Fentanyl is a highly lipid soluble synthetic opioid with a more rapid onset of action than morphine and 100-fold greater potency (i.e., 50 mcg IV fentanyl is roughly equivalent to 5 mg IV morphine). [see opioid table] (Alonso-Serra 2003) It can be administered transmucosally, intranasally (IN), intravenously, and via nebulization for rapid pain relief. Fentanyl’s onset of action can be as short as 90 seconds after intravenous administration, with a maximum effect apparent within 10-15 minutes, and duration of approximately 1 hour. (Prommer 2011) Fentanyl produces less histamine release compared with morphine and is therefore less likely to cause hypotension, which favors its use in polytrauma patients [see trauma chapter]. However, patients dependent on sympathetic tone to maintain blood pressure will develop relative hypotension with fentanyl. (Blackburn 2000, Thomas 2008) Additionally, fentanyl is effective when administered IN, in circumstances when IV access is unobtainable or undesirable, as in pediatric patients. A total dose of 1.5-2 μg/kg IN has been effective in the pediatric ED setting and may be a favorable route for prehospital pain relief. (Borland 2002) Fentanyl can also be administered via nebulization at doses of 3 to 4 mcg/kg to patients with acute severe pain, to good effect. (Motov 2016)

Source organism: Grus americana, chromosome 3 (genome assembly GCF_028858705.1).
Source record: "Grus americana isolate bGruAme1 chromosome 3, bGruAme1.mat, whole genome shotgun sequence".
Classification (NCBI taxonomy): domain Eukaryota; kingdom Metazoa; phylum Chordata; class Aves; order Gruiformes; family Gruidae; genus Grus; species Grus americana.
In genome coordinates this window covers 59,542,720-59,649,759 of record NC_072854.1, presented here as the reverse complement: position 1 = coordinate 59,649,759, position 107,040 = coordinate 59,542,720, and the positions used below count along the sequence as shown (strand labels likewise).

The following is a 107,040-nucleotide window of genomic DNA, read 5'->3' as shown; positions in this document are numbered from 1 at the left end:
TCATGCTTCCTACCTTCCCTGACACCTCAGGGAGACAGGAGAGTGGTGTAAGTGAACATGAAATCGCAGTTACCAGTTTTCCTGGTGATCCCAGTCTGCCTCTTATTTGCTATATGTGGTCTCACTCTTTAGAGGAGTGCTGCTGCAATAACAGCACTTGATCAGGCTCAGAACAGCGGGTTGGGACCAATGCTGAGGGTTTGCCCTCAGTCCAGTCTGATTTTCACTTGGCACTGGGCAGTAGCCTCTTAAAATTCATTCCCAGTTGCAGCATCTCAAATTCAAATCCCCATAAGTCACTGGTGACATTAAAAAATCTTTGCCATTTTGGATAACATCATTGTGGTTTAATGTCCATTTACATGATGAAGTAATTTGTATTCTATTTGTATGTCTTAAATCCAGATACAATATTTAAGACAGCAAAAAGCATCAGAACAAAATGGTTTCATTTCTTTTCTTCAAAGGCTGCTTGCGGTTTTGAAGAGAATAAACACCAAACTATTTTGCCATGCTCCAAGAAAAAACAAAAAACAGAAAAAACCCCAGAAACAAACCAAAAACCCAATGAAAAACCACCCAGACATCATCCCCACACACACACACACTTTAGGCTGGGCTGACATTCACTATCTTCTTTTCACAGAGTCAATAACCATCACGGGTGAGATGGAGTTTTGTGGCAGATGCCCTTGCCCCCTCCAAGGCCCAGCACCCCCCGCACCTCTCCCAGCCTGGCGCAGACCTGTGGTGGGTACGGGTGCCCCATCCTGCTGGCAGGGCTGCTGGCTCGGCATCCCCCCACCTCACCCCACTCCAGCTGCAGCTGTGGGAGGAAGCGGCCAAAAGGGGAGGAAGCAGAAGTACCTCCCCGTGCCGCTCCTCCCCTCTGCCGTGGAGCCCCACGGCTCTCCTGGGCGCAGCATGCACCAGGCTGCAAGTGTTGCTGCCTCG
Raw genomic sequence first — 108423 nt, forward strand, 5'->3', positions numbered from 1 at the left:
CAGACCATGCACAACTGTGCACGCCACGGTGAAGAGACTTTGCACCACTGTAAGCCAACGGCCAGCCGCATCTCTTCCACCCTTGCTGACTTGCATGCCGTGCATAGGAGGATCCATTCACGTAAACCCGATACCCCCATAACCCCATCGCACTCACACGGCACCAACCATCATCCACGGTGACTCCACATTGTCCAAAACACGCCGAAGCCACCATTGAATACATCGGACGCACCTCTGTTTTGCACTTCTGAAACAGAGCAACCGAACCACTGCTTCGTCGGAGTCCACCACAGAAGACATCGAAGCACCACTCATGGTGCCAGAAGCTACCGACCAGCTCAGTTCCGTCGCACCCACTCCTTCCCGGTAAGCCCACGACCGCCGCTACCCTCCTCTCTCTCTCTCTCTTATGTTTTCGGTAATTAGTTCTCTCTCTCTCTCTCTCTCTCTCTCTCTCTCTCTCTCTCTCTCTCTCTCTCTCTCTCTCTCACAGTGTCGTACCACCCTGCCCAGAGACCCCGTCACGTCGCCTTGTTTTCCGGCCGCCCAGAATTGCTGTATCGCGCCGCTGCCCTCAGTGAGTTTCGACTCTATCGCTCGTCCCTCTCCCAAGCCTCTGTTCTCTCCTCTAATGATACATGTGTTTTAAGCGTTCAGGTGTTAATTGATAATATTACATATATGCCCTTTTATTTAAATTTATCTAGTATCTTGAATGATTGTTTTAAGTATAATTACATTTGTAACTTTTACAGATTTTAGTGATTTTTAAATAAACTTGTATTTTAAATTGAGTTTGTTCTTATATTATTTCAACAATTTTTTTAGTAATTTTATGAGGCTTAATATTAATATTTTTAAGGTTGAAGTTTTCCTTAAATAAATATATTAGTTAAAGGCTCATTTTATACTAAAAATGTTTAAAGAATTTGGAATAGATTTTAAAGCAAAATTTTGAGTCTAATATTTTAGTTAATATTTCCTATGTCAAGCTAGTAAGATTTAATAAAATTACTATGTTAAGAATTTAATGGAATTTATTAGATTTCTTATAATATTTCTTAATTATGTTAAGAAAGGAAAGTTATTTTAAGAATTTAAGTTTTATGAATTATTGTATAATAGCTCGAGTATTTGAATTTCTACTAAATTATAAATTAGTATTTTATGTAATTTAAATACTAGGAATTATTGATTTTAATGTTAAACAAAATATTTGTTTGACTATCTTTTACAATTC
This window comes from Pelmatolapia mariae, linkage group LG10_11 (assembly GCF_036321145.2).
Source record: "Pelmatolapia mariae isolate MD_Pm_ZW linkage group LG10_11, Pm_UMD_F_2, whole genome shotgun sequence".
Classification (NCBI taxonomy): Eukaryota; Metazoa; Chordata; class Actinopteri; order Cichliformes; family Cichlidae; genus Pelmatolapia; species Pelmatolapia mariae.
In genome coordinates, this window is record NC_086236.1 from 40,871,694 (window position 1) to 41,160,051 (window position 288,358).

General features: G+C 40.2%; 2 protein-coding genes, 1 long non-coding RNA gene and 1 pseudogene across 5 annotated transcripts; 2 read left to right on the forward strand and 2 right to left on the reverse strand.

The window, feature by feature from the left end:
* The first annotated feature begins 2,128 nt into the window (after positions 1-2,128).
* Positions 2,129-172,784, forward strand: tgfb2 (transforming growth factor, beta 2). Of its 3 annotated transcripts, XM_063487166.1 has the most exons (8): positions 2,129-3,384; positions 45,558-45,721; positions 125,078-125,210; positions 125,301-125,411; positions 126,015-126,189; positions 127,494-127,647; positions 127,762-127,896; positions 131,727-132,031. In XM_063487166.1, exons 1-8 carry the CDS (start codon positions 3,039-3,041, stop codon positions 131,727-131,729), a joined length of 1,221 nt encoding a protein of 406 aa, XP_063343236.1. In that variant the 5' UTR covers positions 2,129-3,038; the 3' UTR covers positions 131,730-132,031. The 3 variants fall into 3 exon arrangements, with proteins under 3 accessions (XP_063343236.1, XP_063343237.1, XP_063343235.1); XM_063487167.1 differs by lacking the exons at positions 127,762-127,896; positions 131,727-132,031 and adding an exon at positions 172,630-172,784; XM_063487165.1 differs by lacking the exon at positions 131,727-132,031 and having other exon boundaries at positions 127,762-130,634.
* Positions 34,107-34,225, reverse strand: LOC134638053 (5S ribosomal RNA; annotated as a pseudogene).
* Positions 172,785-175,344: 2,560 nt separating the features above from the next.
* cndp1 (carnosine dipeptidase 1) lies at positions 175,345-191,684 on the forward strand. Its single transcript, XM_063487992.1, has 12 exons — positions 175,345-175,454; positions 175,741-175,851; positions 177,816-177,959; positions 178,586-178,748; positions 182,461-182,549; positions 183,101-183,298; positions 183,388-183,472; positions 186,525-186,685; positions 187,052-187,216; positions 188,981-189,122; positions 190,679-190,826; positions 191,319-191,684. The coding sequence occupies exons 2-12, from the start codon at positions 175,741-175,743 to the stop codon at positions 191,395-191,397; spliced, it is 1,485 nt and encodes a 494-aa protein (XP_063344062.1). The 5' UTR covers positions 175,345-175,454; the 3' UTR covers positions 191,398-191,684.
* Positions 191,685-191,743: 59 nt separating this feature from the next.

The N-methyl-D-aspartate (NMDA) antagonist ketamine, first synthesized in the 1960s from phencyclidine, was initially used in dissociative doses (>1 mg/kg IV) to effect a state of sensory isolation where the patient does not perceive external stimuli, while cardiorespiratory tone and airway reflexes are maintained. In low dose (approximately one-tenth the dissociative dose), ketamine is a highly effective analgesic, providing pain relief prehospitally as monotherapy or in combination with reduced-dose morphine or nitrous oxide. (Jennings 2011, Bansal 2020, Andolfatto 2019) Compared to morphine, ketamine used for prehospital analgesia delivered equivalent reduction in pain scores with a lower associated risk of emesis. However, there is a higher rate of psychoperceptual effects, which are often perceived as dizziness or feelings of unreality, and can make some patients uncomfortable. (Tran 2014, Sandberg 2020) The concomitant administration of ketamine and morphine provides superior analgesia than morphine alone, though dosing adjustments are required.